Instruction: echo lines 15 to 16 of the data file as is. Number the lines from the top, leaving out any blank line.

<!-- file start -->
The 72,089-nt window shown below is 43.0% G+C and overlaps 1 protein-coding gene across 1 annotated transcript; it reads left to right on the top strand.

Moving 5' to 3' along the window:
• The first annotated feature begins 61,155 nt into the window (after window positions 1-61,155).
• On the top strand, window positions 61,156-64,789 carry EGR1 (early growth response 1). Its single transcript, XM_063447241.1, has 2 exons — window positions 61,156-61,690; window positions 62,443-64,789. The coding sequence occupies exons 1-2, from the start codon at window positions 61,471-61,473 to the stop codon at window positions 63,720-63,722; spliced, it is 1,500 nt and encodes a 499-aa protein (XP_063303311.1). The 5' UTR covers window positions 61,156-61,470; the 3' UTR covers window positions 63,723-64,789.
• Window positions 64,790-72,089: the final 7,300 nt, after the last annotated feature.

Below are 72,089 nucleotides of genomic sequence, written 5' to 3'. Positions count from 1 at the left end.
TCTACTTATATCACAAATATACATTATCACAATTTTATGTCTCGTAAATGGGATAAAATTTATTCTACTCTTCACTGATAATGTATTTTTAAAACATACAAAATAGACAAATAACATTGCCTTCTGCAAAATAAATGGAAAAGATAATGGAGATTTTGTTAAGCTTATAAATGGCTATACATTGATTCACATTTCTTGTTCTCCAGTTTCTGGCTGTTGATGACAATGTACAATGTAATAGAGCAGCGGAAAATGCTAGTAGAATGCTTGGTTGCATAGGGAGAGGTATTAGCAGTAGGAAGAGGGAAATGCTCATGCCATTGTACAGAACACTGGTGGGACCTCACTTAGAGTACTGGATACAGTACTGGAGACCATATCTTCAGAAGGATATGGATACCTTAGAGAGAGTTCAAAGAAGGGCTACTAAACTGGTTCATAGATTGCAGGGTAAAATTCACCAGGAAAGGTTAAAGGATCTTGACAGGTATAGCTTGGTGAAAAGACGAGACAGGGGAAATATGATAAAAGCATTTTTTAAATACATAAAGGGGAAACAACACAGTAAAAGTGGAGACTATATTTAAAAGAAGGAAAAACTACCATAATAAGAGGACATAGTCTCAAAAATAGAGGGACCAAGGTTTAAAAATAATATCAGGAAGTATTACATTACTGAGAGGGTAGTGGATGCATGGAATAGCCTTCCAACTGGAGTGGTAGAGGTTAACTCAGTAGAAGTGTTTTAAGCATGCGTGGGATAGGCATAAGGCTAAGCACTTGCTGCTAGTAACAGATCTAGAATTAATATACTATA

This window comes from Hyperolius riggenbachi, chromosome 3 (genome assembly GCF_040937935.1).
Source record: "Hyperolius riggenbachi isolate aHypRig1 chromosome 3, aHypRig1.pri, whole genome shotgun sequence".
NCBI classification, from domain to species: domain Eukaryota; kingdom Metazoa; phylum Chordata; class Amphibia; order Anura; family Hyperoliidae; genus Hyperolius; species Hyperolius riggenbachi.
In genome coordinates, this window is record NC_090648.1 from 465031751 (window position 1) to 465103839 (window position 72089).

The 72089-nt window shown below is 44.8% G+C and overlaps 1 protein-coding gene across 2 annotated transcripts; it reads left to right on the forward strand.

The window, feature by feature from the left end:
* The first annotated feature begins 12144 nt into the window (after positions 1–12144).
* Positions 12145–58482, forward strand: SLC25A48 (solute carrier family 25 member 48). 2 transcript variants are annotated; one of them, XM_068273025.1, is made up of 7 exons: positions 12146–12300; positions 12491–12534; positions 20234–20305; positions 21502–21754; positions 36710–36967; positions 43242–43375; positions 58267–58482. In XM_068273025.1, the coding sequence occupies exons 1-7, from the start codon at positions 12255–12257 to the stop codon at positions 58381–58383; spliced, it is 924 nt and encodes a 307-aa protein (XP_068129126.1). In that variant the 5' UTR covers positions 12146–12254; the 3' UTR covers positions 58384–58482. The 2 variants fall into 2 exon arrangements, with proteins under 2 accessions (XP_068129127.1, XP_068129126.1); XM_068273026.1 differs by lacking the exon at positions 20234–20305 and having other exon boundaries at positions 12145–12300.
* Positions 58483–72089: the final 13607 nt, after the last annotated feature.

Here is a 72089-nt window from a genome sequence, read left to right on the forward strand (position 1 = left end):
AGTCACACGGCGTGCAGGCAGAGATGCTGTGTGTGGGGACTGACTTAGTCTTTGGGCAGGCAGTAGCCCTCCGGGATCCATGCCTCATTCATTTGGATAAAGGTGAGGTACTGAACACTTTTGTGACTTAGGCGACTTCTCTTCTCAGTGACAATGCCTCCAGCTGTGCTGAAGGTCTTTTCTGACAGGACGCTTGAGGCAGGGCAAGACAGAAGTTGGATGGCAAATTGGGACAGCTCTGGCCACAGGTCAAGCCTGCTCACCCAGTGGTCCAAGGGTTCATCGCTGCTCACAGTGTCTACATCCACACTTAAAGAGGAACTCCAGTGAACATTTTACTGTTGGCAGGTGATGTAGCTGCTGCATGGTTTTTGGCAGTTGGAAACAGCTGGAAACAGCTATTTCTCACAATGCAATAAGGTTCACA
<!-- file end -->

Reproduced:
* Positions 12145–58482, forward strand: SLC25A48 (solute carrier family 25 member 48). 2 transcript variants are annotated; one of them, XM_068273025.1, is made up of 7 exons: positions 12146–12300; positions 12491–12534; positions 20234–20305; positions 21502–21754; positions 36710–36967; positions 43242–43375; positions 58267–58482. In XM_068273025.1, the coding sequence occupies exons 1-7, from the start codon at positions 12255–12257 to the stop codon at positions 58381–58383; spliced, it is 924 nt and encodes a 307-aa protein (XP_068129126.1). In that variant the 5' UTR covers positions 12146–12254; the 3' UTR covers positions 58384–58482. The 2 variants fall into 2 exon arrangements, with proteins under 2 accessions (XP_068129127.1, XP_068129126.1); XM_068273026.1 differs by lacking the exon at positions 20234–20305 and having other exon boundaries at positions 12145–12300.
* Positions 58483–72089: the final 13607 nt, after the last annotated feature.